Cell adhesive mechanisms which determine tissue architecture during morphogenesis are tightly regulated and have an impact on apoptosis, cell migration, proliferation, and differentiation. Bcl-2 is a death repressor that protects cells from apoptosis initiated by a variety of stimuli including loss of cell adhesion. Utilizing the kidney as a model of an organ that undergoes three-dimensional development we demonstrate that bcl-2 directly associates with paxillin. Focal adhesion kinase (FAK)(p125) and paxillin(p68) were highly expressed and tyrosine phosphorylated during development but declined to low levels following renal maturation (postnatal day 20) in normal mice. The decline in the expression of p125 FAK and p68 paxillin occurred together with an increase in specific cleavage products of lower molecular weights. Mice deficient in bcl-2 are born with renal hypoplasia and succumb to renal failure as a result of renal multicystic disease. In kidneys from postnatal day 20 bcl-2 -/- mice, tyrosine phosphorylation of p125 FAK and p68 paxillin was not down-regulated. However, the level of expression was similar to that of normal mice. These results demonstrate that the developmentally regulated expression and phosphorylation of FAK and paxillin, in the presence of bcl-2, is necessary for normal morphogenesis. The interaction of paxillin with bcl-2 during nephrogenesis may provide an alternative to integrin(s) signaling through paxillin/FAK thus bypassing the need for adhesion-mediated survival during three dimensional morphogenesis. Dev Dyn 1999;215:371-382.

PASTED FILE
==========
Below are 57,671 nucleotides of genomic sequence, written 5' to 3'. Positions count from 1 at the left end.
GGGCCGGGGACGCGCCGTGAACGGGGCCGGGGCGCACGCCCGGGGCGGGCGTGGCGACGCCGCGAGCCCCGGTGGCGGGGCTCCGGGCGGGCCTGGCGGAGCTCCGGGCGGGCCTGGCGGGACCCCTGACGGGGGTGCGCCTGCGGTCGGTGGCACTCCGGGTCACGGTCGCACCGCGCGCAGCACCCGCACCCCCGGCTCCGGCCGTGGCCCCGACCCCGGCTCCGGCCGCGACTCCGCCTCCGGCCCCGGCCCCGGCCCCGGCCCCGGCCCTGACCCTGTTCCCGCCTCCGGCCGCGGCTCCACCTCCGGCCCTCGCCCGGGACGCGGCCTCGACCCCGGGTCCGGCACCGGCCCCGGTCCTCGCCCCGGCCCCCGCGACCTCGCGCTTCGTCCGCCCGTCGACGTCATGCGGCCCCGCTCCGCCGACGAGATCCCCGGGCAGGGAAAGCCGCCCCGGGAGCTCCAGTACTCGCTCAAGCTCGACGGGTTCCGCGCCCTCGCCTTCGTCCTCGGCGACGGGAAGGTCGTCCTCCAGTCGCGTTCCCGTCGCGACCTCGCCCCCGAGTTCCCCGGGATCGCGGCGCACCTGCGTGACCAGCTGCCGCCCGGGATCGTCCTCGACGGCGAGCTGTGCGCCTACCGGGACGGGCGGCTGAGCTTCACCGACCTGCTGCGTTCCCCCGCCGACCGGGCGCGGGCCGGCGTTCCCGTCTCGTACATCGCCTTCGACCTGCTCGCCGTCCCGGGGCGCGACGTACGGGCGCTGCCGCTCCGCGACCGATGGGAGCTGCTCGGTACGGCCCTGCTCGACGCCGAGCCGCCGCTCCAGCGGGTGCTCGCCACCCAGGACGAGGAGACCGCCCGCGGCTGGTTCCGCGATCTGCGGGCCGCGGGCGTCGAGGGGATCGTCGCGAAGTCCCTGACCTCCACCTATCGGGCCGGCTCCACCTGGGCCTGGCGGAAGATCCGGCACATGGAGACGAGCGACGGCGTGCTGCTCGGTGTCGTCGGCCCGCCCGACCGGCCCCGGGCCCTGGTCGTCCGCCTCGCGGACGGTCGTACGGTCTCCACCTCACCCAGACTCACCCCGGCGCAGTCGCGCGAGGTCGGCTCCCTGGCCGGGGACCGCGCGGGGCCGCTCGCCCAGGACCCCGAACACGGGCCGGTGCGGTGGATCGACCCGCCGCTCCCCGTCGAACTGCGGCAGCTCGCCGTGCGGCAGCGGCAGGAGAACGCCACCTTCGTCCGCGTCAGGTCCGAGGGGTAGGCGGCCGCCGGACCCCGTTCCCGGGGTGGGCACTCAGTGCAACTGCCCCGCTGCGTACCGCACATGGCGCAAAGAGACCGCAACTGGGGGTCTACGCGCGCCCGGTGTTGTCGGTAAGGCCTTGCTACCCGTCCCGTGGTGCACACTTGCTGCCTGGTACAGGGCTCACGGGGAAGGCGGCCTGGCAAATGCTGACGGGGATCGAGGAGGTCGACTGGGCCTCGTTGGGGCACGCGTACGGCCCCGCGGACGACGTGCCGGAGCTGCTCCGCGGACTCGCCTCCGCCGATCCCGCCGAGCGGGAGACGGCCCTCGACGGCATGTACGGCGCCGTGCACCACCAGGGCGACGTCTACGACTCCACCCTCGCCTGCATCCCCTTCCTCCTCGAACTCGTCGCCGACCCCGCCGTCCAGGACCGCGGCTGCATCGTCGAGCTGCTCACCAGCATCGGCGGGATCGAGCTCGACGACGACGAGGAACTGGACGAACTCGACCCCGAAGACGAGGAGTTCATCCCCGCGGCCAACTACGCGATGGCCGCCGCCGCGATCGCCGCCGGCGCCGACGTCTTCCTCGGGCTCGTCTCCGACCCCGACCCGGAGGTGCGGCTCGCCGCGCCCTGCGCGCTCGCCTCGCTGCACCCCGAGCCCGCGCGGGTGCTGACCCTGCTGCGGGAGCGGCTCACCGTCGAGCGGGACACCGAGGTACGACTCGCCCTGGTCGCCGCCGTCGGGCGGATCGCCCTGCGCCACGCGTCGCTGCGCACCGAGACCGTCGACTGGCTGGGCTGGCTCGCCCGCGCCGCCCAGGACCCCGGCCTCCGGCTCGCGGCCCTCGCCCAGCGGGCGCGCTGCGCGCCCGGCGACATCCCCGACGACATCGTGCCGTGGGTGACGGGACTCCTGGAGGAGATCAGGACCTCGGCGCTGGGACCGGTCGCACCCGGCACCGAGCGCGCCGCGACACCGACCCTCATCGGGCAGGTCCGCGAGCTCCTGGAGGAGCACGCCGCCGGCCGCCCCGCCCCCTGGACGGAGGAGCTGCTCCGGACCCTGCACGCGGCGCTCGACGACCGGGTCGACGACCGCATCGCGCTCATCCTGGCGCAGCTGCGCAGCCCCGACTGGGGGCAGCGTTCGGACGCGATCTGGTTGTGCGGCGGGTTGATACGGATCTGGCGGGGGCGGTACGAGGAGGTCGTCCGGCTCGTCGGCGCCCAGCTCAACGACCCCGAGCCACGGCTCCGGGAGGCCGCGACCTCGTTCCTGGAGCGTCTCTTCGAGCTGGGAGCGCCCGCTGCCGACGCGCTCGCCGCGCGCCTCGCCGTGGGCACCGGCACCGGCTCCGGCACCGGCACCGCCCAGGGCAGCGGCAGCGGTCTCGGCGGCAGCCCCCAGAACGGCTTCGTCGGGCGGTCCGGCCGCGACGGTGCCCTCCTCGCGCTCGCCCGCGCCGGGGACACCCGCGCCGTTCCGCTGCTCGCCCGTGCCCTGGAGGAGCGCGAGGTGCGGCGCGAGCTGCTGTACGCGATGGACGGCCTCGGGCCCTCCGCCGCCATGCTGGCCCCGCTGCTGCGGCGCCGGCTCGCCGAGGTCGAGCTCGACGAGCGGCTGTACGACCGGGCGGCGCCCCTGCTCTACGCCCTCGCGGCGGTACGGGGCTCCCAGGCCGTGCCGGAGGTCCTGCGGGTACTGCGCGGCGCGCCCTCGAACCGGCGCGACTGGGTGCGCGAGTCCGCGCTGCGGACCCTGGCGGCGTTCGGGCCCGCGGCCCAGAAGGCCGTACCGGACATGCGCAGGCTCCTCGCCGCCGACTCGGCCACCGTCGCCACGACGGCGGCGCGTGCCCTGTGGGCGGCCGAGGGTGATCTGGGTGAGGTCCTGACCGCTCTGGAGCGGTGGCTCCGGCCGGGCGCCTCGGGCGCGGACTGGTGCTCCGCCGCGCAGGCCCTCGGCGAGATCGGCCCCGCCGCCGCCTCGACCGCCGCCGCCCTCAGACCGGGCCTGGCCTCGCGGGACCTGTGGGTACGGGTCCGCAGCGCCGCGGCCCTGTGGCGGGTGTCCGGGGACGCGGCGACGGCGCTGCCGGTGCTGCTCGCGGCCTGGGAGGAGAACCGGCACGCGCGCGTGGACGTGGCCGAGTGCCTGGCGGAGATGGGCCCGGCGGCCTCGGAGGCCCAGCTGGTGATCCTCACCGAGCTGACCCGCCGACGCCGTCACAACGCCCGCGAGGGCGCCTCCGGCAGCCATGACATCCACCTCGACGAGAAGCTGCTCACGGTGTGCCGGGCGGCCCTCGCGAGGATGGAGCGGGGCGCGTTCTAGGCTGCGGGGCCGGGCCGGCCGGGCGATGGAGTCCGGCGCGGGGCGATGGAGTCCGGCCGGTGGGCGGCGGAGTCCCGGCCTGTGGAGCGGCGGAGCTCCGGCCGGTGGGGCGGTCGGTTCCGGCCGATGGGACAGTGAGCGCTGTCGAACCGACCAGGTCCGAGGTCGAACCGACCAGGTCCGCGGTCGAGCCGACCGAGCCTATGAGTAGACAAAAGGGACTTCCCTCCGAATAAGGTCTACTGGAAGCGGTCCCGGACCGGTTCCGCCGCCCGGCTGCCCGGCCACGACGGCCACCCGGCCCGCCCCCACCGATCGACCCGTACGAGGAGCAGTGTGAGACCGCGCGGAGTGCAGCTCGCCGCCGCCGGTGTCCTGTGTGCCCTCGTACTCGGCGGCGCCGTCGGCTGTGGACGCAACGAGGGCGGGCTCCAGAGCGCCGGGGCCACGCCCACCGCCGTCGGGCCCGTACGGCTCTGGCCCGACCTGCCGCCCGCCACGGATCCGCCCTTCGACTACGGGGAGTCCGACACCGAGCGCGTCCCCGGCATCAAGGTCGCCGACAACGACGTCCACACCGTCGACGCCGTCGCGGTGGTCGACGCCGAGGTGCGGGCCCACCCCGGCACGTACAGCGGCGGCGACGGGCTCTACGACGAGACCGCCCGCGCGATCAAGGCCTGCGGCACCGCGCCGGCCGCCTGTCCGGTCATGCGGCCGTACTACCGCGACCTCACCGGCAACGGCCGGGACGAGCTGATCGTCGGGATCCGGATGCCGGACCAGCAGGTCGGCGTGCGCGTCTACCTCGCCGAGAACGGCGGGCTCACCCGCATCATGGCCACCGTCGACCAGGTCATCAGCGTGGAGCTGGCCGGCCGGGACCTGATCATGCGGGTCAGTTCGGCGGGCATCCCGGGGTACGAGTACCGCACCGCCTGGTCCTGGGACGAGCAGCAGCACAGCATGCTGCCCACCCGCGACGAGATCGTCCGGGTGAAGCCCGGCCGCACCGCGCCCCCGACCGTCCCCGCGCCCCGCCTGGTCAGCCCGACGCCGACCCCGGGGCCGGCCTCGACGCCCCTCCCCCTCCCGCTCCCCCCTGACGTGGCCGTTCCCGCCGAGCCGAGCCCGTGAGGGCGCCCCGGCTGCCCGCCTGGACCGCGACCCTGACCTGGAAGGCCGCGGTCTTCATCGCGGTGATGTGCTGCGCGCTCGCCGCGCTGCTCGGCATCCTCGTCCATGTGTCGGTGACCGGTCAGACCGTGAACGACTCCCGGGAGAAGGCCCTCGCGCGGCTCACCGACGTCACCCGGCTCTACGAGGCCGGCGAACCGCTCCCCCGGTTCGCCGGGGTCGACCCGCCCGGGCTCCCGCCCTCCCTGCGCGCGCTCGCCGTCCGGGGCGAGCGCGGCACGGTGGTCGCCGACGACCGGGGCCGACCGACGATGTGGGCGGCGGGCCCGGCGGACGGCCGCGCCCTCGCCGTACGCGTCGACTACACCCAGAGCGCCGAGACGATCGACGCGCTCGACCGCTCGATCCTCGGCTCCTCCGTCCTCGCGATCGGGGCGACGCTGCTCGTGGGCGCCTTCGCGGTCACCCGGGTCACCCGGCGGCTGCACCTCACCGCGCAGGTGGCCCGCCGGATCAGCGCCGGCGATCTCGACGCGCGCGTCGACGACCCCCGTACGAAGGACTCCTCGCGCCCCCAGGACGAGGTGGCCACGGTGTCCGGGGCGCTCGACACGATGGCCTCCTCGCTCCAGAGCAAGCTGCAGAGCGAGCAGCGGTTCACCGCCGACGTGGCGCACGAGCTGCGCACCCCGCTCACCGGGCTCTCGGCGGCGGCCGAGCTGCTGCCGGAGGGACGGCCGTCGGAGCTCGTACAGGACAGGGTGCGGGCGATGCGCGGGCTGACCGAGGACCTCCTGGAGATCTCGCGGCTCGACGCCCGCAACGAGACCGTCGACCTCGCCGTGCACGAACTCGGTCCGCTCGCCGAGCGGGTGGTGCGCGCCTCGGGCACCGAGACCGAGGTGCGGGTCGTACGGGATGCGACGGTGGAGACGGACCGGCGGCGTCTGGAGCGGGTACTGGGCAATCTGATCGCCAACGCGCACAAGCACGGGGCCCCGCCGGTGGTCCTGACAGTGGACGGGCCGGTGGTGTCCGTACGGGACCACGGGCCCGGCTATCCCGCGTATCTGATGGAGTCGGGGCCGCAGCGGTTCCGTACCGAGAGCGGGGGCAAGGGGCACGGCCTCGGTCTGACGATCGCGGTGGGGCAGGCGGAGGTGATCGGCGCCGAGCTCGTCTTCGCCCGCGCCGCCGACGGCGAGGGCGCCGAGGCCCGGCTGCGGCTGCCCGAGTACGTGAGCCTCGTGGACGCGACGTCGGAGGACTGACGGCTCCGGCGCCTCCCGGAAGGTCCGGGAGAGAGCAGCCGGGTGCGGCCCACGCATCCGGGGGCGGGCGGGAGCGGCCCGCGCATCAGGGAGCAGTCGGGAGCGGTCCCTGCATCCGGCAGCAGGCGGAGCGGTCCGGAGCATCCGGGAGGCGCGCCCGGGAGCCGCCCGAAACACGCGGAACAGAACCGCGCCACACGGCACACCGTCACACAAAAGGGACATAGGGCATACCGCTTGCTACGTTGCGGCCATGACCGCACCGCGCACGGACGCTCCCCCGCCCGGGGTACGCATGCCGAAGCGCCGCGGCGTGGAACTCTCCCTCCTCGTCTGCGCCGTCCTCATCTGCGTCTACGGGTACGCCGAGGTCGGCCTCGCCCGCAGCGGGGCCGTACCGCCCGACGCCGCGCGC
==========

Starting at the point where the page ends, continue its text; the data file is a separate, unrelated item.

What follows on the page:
Copyright 1999 Wiley-Liss, Inc.